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Ah, Sainte Russie

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A great many years ago, in 1979 to be exact, I was in Russia, when it was still the Soviet Union. I had no choice, though I hated it, to travel with an organized tour. Intourist was the be all and end all of travel in the Soviet Union at the time. Still, independent soul that I am, I managed to get to a place in Moscow where they sold army stuff and bought some for my son. I took a taxi and managed to make myself understood. But most of the time, everything was organized by Intourist, which meant you had no choice of hotels, entertainment, cultural visits, etc.


But surprisingly, it was mostly all very good. On our first evening in Moscow, after flying more than eight hours and going through the stringent controls, we arrived at our hotel, where we were assigned our rooms. Immediately after that, we had lunch, then we went on a tour of Moscow, visiting the Metro (which to this day is still I believe the most beautiful in the world), an abbey of sorts, the Gum department store, and the first evening was spent at our hotel with a lovely spectacle and even more lovely food.


Let me explain: there were eight of us at our table, and only four of us liked caviar, which was in a huge bowl. Did the four of us ever dig in! It was accompanied by Russian “champagne.” We had a very lovely spectacle with Cosacks, etc. Everywhere we visited of course, we went first, cutting long lines at Lenin’s tomb, the Armory Museum within the Kremlin, which was a revelation of extremely beautiful artifacts, including Faberge eggs, some Empress or other’s gold carriage, very heavy gold platters, and heaven knows what other things. The next evening, we had the opera in Moscow, again within the Kremlin fortress, given by the Bolshoi Theatre.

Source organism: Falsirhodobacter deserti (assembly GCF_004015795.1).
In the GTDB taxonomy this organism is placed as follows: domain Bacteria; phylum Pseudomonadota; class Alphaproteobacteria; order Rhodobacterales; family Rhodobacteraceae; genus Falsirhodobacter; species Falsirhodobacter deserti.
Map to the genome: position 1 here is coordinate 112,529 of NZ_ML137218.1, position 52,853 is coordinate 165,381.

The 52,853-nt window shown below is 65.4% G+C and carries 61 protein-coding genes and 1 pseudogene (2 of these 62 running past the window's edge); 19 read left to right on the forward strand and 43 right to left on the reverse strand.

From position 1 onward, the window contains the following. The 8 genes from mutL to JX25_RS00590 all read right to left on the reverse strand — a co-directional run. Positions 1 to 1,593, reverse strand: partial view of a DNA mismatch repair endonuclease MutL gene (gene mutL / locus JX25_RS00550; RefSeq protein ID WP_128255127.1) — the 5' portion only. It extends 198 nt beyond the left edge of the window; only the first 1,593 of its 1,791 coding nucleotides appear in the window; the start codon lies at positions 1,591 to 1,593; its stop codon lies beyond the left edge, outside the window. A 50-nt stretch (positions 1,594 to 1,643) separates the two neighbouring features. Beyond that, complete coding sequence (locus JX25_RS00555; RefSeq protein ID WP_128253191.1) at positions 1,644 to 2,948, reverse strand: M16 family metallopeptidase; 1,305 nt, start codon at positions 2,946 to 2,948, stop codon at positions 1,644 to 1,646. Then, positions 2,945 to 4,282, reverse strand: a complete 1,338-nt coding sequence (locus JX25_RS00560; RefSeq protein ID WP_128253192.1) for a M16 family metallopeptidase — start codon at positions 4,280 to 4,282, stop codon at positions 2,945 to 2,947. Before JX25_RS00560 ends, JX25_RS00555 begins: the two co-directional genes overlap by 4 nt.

Then we flew to Kieve, where, on our first evening, we saw a lovely ballet, “Romeo and Juliet.” The second evening was a gala evening, again with the champagne, the vodka, and everything else flowing. The meal, such as it was—we didn’t know what we were eating—was pretty good. There was dancing, and a Russian was so taken by a lovely French-Canadian woman that he wanted to dance with her all evening. During one of our meals in Kiev, we finally had “chicken a la Kiev.” It was scrumptious!

On the flight back to Moscow, I made acquaintance with a Polish young woman who was on her first tour of Russia. As everywhere else, we managed to talk with our hands, our mouths, and gestures. A bit of German, of bit of Yiddish, a bit of French, a bit of English. This lovely lady made me understand that there was not much “flesh,” meaning meat, in Poland, but otherwise it was okay.

On our return from Kiev to Moscow, the guide asked who was interested in going to the Moscow Circus, which 99 percent of us were. That was the only entertainment that was not included and paid for in our tour, but we all gladly paid the $5 or so that it cost for the circus, which was absolutely marvelous.

This is another trip that took place almost twenty years ago that I am not about to forget. Another experience that I am not about to forget, ever!

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